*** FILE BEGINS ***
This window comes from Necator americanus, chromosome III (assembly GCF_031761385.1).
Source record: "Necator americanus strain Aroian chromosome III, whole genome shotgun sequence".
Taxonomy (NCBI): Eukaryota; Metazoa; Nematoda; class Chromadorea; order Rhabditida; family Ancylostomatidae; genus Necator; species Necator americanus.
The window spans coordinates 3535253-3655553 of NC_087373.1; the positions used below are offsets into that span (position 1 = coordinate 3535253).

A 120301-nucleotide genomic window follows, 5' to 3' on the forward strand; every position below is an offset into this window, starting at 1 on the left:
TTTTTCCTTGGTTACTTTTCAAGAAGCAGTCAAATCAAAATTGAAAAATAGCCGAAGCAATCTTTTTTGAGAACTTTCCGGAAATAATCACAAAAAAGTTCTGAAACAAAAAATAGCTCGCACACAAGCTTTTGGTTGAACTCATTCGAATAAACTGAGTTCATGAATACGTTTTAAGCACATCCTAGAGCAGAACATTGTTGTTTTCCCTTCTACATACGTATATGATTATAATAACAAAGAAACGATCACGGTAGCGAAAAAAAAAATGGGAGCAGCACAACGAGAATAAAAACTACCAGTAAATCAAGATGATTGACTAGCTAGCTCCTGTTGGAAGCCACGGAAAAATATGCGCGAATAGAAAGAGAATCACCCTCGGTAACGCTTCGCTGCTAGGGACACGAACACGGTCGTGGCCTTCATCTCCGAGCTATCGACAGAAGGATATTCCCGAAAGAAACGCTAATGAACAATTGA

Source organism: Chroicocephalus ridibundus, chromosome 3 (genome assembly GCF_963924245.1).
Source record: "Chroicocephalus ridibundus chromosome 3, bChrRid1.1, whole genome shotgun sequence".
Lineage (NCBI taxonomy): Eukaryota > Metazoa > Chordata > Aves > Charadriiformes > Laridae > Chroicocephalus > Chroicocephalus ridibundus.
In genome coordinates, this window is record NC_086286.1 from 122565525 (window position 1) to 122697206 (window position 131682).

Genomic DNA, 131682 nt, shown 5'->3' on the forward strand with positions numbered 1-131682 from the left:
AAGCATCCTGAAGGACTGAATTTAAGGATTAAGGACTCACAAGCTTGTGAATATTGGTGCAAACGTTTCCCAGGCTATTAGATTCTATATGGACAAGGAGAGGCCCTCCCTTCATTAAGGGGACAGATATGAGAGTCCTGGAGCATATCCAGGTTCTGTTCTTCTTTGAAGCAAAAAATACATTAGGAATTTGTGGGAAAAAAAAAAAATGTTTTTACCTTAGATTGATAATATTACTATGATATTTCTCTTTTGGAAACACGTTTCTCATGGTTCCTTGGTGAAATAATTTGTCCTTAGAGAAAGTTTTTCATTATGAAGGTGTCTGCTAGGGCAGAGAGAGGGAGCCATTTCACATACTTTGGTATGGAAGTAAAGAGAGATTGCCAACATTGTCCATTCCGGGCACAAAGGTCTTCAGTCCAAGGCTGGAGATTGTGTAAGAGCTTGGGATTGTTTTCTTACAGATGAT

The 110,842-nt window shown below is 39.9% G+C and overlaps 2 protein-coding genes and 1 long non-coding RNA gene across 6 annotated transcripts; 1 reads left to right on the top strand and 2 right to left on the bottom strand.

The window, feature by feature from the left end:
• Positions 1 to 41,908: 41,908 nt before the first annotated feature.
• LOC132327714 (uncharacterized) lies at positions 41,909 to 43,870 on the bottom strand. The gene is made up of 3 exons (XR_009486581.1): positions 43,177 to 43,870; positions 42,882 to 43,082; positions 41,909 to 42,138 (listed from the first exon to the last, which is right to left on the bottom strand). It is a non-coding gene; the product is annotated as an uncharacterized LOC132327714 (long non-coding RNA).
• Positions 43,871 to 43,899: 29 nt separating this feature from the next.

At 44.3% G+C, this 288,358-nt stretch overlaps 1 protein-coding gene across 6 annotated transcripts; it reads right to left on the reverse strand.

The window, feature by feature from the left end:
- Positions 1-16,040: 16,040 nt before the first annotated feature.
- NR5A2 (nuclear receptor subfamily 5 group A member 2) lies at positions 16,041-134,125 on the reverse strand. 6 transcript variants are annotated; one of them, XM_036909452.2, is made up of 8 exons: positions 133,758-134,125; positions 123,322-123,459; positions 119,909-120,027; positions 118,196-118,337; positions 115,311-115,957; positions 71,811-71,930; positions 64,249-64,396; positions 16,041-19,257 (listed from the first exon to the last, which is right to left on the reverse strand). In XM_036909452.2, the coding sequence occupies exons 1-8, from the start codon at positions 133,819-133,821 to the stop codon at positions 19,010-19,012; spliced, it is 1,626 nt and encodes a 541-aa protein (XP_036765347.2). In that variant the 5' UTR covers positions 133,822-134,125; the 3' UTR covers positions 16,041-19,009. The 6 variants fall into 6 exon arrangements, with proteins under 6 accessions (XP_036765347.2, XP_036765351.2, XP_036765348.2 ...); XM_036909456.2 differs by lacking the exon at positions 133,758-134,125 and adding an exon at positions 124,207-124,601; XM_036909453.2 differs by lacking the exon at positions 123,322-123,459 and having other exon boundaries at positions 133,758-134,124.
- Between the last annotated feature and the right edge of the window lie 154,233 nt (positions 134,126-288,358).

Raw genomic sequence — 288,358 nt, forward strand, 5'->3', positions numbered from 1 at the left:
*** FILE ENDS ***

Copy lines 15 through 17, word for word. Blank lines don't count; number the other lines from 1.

• Positions 1 to 41,908: 41,908 nt before the first annotated feature.
• LOC132327714 (uncharacterized) lies at positions 41,909 to 43,870 on the bottom strand. The gene is made up of 3 exons (XR_009486581.1): positions 43,177 to 43,870; positions 42,882 to 43,082; positions 41,909 to 42,138 (listed from the first exon to the last, which is right to left on the bottom strand). It is a non-coding gene; the product is annotated as an uncharacterized LOC132327714 (long non-coding RNA).
• Positions 43,871 to 43,899: 29 nt separating this feature from the next.